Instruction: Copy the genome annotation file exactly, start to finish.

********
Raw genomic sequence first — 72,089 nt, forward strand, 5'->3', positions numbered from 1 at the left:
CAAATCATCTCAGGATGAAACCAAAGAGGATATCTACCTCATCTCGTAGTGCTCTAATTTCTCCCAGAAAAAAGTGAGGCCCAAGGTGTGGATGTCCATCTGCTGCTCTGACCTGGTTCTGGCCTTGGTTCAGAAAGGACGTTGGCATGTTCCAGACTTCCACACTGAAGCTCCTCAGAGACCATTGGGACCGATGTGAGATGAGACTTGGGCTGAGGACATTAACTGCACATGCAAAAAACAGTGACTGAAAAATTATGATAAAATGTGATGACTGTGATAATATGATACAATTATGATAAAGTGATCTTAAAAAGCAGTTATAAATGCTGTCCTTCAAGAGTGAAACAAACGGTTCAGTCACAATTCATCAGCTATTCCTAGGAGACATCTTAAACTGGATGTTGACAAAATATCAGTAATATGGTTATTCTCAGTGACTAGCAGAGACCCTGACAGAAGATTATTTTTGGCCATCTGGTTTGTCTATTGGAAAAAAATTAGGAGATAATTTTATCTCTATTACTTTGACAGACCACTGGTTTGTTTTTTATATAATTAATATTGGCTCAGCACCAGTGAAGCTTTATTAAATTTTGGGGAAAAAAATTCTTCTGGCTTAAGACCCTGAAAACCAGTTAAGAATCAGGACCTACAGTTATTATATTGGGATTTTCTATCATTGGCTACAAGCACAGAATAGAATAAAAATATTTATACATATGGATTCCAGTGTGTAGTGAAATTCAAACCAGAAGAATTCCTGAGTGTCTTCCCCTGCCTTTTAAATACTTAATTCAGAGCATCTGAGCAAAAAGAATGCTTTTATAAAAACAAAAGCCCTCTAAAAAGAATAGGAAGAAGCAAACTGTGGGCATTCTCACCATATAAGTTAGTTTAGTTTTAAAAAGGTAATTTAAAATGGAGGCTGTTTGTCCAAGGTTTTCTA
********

Raw genomic sequence first — 72,089 nt, forward strand, 5'->3', positions numbered from 1 at the left:
CAAATCATCTCAGGATGAAACCAAAGAGGATATCTACCTCATCTCGTAGTGCTCTAATTTCTCCCAGAAAAAAGTGAGGCCCAAGGTGTGGATGTCCATCTGCTGCTCTGACCTGGTTCTGGCCTTGGTTCAGAAAGGACGTTGGCATGTTCCAGACTTCCACACTGAAGCTCCTCAGAGACCATTGGGACCGATGTGAGATGAGACTTGGGCTGAGGACATTAACTGCACATGCAAAAAACAGTGACTGAAAAATTATGATAAAATGTGATGACTGTGATAATATGATACAATTATGATAAAGTGATCTTAAAAAGCAGTTATAAATGCTGTCCTTCAAGAGTGAAACAAACGGTTCAGTCACAATTCATCAGCTATTCCTAGGAGACATCTTAAACTGGATGTTGACAAAATATCAGTAATATGGTTATTCTCAGTGACTAGCAGAGACCCTGACAGAAGATTATTTTTGGCCATCTGGTTTGTCTATTGGAAAAAAATTAGGAGATAATTTTATCTCTATTACTTTGACAGACCACTGGTTTGTTTTTTATATAATTAATATTGGCTCAGCACCAGTGAAGCTTTATTAAATTTTGGGGAAAAAAATTCTTCTGGCTTAAGACCCTGAAAACCAGTTAAGAATCAGGACCTACAGTTATTATATTGGGATTTTCTATCATTGGCTACAAGCACAGAATAGAATAAAAATATTTATACATATGGATTCCAGTGTGTAGTGAAATTCAAACCAGAAGAATTCCTGAGTGTCTTCCCCTGCCTTTTAAATACTTAATTCAGAGCATCTGAGCAAAAAGAATGCTTTTATAAAAACAAAAGCCCTCTAAAAAGAATAGGAAGAAGCAAACTGTGGGCATTCTCACCATATAAGTTAGTTTAGTTTTAAAAAGGTAATTTAAAATGGAGGCTGTTTGTCCAAGGTTTTCTA